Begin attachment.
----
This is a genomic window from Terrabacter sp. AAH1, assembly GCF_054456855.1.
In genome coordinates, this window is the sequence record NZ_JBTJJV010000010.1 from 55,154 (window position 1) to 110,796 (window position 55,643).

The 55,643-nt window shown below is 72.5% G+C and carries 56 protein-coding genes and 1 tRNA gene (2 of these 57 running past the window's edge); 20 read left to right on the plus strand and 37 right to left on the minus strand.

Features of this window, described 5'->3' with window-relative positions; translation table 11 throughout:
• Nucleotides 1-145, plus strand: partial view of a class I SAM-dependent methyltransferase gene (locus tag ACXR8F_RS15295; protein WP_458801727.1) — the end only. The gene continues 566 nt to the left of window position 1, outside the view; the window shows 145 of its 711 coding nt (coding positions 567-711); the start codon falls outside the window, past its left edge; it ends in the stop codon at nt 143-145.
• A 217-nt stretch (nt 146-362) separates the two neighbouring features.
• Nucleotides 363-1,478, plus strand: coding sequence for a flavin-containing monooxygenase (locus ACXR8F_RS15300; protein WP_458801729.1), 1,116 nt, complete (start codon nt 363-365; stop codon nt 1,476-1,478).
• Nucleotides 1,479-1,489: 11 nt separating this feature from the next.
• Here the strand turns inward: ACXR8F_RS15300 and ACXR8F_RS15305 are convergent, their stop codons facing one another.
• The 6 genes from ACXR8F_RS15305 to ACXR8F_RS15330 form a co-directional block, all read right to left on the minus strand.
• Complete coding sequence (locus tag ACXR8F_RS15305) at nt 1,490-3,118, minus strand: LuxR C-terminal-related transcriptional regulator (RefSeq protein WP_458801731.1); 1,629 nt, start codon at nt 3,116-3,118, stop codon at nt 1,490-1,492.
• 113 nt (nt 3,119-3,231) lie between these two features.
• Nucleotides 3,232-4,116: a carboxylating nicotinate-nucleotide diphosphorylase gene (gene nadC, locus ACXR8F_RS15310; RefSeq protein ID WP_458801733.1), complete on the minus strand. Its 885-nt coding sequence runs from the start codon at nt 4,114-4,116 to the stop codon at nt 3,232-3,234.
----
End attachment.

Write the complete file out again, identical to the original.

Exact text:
This is a genomic window from Terrabacter sp. AAH1, assembly GCF_054456855.1.
In genome coordinates, this window is the sequence record NZ_JBTJJV010000010.1 from 55,154 (window position 1) to 110,796 (window position 55,643).

The 55,643-nt window shown below is 72.5% G+C and carries 56 protein-coding genes and 1 tRNA gene (2 of these 57 running past the window's edge); 20 read left to right on the plus strand and 37 right to left on the minus strand.

Features of this window, described 5'->3' with window-relative positions; translation table 11 throughout:
• Nucleotides 1-145, plus strand: partial view of a class I SAM-dependent methyltransferase gene (locus tag ACXR8F_RS15295; protein WP_458801727.1) — the end only. The gene continues 566 nt to the left of window position 1, outside the view; the window shows 145 of its 711 coding nt (coding positions 567-711); the start codon falls outside the window, past its left edge; it ends in the stop codon at nt 143-145.
• A 217-nt stretch (nt 146-362) separates the two neighbouring features.
• Nucleotides 363-1,478, plus strand: coding sequence for a flavin-containing monooxygenase (locus ACXR8F_RS15300; protein WP_458801729.1), 1,116 nt, complete (start codon nt 363-365; stop codon nt 1,476-1,478).
• Nucleotides 1,479-1,489: 11 nt separating this feature from the next.
• Here the strand turns inward: ACXR8F_RS15300 and ACXR8F_RS15305 are convergent, their stop codons facing one another.
• The 6 genes from ACXR8F_RS15305 to ACXR8F_RS15330 form a co-directional block, all read right to left on the minus strand.
• Complete coding sequence (locus tag ACXR8F_RS15305) at nt 1,490-3,118, minus strand: LuxR C-terminal-related transcriptional regulator (RefSeq protein WP_458801731.1); 1,629 nt, start codon at nt 3,116-3,118, stop codon at nt 1,490-1,492.
• 113 nt (nt 3,119-3,231) lie between these two features.
• Nucleotides 3,232-4,116: a carboxylating nicotinate-nucleotide diphosphorylase gene (gene nadC, locus ACXR8F_RS15310; RefSeq protein ID WP_458801733.1), complete on the minus strand. Its 885-nt coding sequence runs from the start codon at nt 4,114-4,116 to the stop codon at nt 3,232-3,234.